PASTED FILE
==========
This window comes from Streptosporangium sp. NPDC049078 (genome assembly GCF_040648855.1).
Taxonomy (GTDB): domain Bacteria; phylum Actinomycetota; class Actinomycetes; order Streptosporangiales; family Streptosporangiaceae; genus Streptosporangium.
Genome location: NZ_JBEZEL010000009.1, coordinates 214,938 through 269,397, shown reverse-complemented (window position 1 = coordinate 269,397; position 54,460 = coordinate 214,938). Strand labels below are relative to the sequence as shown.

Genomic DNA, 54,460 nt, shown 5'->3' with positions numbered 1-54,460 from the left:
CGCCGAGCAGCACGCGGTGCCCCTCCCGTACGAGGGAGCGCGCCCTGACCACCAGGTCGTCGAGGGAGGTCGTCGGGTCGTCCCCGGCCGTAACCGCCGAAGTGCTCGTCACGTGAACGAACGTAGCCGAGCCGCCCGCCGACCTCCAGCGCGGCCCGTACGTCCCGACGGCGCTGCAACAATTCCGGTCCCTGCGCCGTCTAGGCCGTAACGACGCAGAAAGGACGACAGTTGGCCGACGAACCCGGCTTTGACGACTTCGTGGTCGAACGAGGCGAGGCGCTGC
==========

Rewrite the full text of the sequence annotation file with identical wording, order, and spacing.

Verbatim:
This window comes from Streptosporangium sp. NPDC049078 (genome assembly GCF_040648855.1).
Taxonomy (GTDB): domain Bacteria; phylum Actinomycetota; class Actinomycetes; order Streptosporangiales; family Streptosporangiaceae; genus Streptosporangium.
Genome location: NZ_JBEZEL010000009.1, coordinates 214,938 through 269,397, shown reverse-complemented (window position 1 = coordinate 269,397; position 54,460 = coordinate 214,938). Strand labels below are relative to the sequence as shown.

Genomic DNA, 54,460 nt, shown 5'->3' with positions numbered 1-54,460 from the left:
CGCCGAGCAGCACGCGGTGCCCCTCCCGTACGAGGGAGCGCGCCCTGACCACCAGGTCGTCGAGGGAGGTCGTCGGGTCGTCCCCGGCCGTAACCGCCGAAGTGCTCGTCACGTGAACGAACGTAGCCGAGCCGCCCGCCGACCTCCAGCGCGGCCCGTACGTCCCGACGGCGCTGCAACAATTCCGGTCCCTGCGCCGTCTAGGCCGTAACGACGCAGAAAGGACGACAGTTGGCCGACGAACCCGGCTTTGACGACTTCGTGGTCGAACGAGGCGAGGCGCTGC